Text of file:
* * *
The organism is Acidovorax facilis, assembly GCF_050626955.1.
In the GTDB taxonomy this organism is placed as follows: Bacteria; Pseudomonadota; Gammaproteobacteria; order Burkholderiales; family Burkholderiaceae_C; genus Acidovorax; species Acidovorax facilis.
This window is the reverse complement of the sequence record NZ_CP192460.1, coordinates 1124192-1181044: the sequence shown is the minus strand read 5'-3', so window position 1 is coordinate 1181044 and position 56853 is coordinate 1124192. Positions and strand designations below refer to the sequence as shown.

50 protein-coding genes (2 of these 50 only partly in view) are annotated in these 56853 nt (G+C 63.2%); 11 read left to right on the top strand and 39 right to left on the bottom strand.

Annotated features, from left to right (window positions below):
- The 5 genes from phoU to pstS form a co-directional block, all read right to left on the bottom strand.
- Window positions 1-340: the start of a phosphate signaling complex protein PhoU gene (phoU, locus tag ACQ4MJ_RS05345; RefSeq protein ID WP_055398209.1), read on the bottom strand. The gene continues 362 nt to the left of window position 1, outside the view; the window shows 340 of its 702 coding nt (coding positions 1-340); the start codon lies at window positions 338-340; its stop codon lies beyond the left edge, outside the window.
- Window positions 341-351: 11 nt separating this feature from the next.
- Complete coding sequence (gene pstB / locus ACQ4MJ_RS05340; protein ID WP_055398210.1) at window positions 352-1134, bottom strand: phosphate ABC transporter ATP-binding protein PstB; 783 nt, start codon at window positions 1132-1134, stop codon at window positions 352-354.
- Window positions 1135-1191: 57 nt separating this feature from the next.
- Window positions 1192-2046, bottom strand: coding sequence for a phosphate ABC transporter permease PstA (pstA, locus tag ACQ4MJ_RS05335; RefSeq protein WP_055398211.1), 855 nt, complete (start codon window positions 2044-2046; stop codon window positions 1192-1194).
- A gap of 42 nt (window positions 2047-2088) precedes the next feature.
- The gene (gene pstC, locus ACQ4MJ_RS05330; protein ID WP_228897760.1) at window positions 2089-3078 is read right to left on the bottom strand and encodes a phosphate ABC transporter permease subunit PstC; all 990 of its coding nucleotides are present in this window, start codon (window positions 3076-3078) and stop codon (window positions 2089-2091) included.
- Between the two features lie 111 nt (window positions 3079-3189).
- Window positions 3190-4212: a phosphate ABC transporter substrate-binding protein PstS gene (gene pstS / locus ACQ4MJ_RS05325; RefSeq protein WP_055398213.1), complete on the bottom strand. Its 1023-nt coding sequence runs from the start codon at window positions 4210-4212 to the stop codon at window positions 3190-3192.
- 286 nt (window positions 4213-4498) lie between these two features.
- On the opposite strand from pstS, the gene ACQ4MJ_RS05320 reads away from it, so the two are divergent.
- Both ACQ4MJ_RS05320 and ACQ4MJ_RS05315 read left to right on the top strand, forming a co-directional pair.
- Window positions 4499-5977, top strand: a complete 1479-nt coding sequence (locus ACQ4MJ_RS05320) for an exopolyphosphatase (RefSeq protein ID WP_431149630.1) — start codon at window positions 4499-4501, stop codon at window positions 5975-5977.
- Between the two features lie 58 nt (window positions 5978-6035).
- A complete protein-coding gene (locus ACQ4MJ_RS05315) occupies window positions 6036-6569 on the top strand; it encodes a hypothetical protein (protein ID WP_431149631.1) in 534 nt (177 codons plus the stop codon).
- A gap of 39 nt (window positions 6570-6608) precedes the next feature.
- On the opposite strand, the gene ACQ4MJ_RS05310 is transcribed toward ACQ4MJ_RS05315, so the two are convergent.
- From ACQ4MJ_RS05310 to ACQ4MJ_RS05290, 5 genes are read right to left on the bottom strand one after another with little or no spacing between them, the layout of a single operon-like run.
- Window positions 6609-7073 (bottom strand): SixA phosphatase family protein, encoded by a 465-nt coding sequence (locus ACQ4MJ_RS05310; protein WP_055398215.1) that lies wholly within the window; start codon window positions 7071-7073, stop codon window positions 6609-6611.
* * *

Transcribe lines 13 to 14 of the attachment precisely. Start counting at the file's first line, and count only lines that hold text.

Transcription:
- The gene (gene pstC, locus ACQ4MJ_RS05330; protein ID WP_228897760.1) at window positions 2089-3078 is read right to left on the bottom strand and encodes a phosphate ABC transporter permease subunit PstC; all 990 of its coding nucleotides are present in this window, start codon (window positions 3076-3078) and stop codon (window positions 2089-2091) included.
- Between the two features lie 111 nt (window positions 3079-3189).